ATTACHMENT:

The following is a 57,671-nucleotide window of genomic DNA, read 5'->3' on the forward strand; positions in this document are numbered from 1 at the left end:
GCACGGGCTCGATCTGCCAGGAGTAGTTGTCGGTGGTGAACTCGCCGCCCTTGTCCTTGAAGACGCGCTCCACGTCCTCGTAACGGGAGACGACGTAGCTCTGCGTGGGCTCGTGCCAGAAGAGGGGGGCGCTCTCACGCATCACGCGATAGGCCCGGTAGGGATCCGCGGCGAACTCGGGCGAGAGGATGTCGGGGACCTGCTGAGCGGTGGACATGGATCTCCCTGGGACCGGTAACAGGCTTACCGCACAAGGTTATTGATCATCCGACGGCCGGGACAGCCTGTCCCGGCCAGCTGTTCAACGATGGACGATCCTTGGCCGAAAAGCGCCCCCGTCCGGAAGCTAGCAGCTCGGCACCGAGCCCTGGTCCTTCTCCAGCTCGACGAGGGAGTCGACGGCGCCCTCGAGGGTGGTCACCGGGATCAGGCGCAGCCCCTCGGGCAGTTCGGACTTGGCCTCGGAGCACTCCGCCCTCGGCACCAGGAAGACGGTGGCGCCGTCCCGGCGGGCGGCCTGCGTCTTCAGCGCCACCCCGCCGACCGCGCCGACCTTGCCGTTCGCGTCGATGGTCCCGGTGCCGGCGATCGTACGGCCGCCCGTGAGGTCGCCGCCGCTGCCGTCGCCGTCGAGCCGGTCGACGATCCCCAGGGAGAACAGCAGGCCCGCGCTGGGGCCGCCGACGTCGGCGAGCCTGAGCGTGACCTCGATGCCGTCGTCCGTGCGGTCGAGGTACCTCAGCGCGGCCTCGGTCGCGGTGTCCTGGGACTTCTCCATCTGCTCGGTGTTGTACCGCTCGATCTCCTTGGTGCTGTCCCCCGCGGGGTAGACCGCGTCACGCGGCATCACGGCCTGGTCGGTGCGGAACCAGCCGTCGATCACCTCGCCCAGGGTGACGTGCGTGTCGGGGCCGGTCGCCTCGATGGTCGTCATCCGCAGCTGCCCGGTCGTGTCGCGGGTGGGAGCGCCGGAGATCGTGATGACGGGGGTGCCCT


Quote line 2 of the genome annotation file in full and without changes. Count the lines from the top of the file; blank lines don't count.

GCACGGGCTCGATCTGCCAGGAGTAGTTGTCGGTGGTGAACTCGCCGCCCTTGTCCTTGAAGACGCGCTCCACGTCCTCGTAACGGGAGACGACGTAGCTCTGCGTGGGCTCGTGCCAGAAGAGGGGGGCGCTCTCACGCATCACGCGATAGGCCCGGTAGGGATCCGCGGCGAACTCGGGCGAGAGGATGTCGGGGACCTGCTGAGCGGTGGACATGGATCTCCCTGGGACCGGTAACAGGCTTACCGCACAAGGTTATTGATCATCCGACGGCCGGGACAGCCTGTCCCGGCCAGCTGTTCAACGATGGACGATCCTTGGCCGAAAAGCGCCCCCGTCCGGAAGCTAGCAGCTCGGCACCGAGCCCTGGTCCTTCTCCAGCTCGACGAGGGAGTCGACGGCGCCCTCGAGGGTGGTCACCGGGATCAGGCGCAGCCCCTCGGGCAGTTCGGACTTGGCCTCGGAGCACTCCGCCCTCGGCACCAGGAAGACGGTGGCGCCGTCCCGGCGGGCGGCCTGCGTCTTCAGCGCCACCCCGCCGACCGCGCCGACCTTGCCGTTCGCGTCGATGGTCCCGGTGCCGGCGATCGTACGGCCGCCCGTGAGGTCGCCGCCGCTGCCGTCGCCGTCGAGCCGGTCGACGATCCCCAGGGAGAACAGCAGGCCCGCGCTGGGGCCGCCGACGTCGGCGAGCCTGAGCGTGACCTCGATGCCGTCGTCCGTGCGGTCGAGGTACCTCAGCGCGGCCTCGGTCGCGGTGTCCTGGGACTTCTCCATCTGCTCGGTGTTGTACCGCTCGATCTCCTTGGTGCTGTCCCCCGCGGGGTAGACCGCGTCACGCGGCATCACGGCCTGGTCGGTGCGGAACCAGCCGTCGATCACCTCGCCCAGGGTGACGTGCGTGTCGGGGCCGGTCGCCTCGATGGTCGTCATCCGCAGCTGCCCGGTCGTGTCGCGGGTGGGAGCGCCGGAGATCGTGATGACGGGGGTGCCCT